Here is a webpage that Roger Pearse put together to counter the many internet myths about what happened at Nicaea:
It assembles every piece of data written about it up to 150 years afterwards. Pearse also writes: "The idea that the canon was discussed at Nicaea is no older than Voltaire, and relies on a misreading of a passage in the Vetus Synodicon (a 9th century work), itself the earliest text to even suggest it. These myths are a nuisance to everyone, friend and foe. You've been
led astray (no doubt in good faith) by it; I don't see how anyone benefits from circulating the wrong raw facts, whatever opinions we hold."
You may also want to take a look at the wikipedia page on the Council:
Compare that with the farcical depiction of the Council in Bushby's book (summarized by Robert Adams):
When Emperor Constantine conquered the East in 324, he sent his Spanish religious advisor, Osius of Cordoba, to Alexandria with letters to several Biscops exhorting them to make peace among their own. But the mission failed and Constantine, probably at the suggestions of Osius, then issued a decree commanding all Presbyters and their subordinates "be mounted on asses, mules and horses belonging to the public and travel to the city of Nicaea" in the Roman province of Bithymia, the country of Asia. The Presbyters were instructed by the Emperor to bring with them the manuscripts from which they orated to the rabble (that's us!) "wrapped and bound in leather". Constantine saw in this developing system of belief the opportunity to make a combined state religion and protect it by law. The first general church council was thus convened and the year was 325.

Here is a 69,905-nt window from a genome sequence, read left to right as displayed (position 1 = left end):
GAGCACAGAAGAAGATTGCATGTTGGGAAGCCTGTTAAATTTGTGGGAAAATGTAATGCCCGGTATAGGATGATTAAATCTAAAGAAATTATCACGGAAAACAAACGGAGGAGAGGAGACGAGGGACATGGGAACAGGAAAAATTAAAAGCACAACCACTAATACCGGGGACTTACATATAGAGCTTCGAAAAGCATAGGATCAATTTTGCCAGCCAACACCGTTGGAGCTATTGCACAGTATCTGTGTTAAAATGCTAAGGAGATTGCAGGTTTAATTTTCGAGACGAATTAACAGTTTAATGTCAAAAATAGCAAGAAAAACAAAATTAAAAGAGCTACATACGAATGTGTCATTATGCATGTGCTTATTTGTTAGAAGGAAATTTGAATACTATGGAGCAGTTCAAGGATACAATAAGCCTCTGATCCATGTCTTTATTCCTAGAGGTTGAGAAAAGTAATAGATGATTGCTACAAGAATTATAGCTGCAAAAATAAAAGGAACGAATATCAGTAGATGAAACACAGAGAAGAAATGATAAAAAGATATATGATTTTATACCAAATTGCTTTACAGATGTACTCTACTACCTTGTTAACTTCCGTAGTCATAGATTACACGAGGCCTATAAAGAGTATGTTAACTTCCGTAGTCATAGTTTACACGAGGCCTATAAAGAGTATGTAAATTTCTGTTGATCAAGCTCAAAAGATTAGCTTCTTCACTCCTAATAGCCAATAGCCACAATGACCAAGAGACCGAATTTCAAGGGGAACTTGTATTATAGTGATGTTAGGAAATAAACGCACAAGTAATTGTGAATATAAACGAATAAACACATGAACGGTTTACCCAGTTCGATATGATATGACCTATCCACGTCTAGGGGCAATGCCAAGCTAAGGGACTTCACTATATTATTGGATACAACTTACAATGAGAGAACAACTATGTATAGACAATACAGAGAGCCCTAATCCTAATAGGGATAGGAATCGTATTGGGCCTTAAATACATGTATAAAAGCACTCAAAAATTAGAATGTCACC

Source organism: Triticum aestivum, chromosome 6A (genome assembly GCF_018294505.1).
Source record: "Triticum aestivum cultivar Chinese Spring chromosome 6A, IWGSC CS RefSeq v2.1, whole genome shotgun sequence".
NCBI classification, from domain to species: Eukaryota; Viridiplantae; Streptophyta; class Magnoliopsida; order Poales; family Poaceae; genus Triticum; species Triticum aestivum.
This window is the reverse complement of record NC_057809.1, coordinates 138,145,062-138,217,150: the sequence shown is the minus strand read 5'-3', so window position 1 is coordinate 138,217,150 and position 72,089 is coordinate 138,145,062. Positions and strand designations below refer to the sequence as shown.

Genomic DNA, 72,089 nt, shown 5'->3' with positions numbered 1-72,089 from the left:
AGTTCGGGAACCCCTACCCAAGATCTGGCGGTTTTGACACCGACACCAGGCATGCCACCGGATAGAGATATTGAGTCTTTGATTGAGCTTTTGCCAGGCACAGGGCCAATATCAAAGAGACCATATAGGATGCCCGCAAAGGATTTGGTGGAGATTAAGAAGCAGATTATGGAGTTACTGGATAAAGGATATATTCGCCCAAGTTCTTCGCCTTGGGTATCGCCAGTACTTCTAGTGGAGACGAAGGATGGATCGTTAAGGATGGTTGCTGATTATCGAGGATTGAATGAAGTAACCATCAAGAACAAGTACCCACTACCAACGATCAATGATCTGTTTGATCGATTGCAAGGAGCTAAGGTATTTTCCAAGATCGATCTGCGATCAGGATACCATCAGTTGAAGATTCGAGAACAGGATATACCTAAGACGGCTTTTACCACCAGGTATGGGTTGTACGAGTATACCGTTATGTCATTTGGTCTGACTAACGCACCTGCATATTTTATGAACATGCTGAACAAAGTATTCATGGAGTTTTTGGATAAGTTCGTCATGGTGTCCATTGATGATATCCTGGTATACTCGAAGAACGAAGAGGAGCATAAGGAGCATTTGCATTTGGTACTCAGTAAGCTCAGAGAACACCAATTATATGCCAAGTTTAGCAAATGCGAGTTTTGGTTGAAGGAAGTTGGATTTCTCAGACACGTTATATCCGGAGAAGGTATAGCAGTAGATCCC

On 21 June, the day of the Summer Solstice, (and under those cult conditions) a total of 2048 "presbyters, deacons, sub-deacons, acolytes and exorcists" gathered at Nicaea to decide what Christianity really was, what it would be, what writings were to be used and who was to be it's God.
Ancient church evidence established that a new 'god' was to be approved by the Roman Emperor and an earlier attempt (circa 210) to deify either Judas Khrestus or his twin brother Rabbi Jesus (or somebody else) had been 'declined'. Therefore, as late as 325, the Christian religion did not have an official god.
After a long and bitter debate, a vote was finally taken and it was with a majority show of hands that Judas Khrestus and Rabbi Jesus both became God (161 votes for and 157 votes against). The Emperor effectively joined elements of the two individual life stories of the twin brothers into a singular creation. The doctrine of the Celtic / British church of the west was democratically attached to the Presbyters stories of the east.
A deification ceremony was then performed 'Apotheosis'. Thus the deified ones were then called 'saviours' and looked upon as gods. Temples, altars, and images with attributes of divinity were then erected and public holidays proclaimed on their birthdays.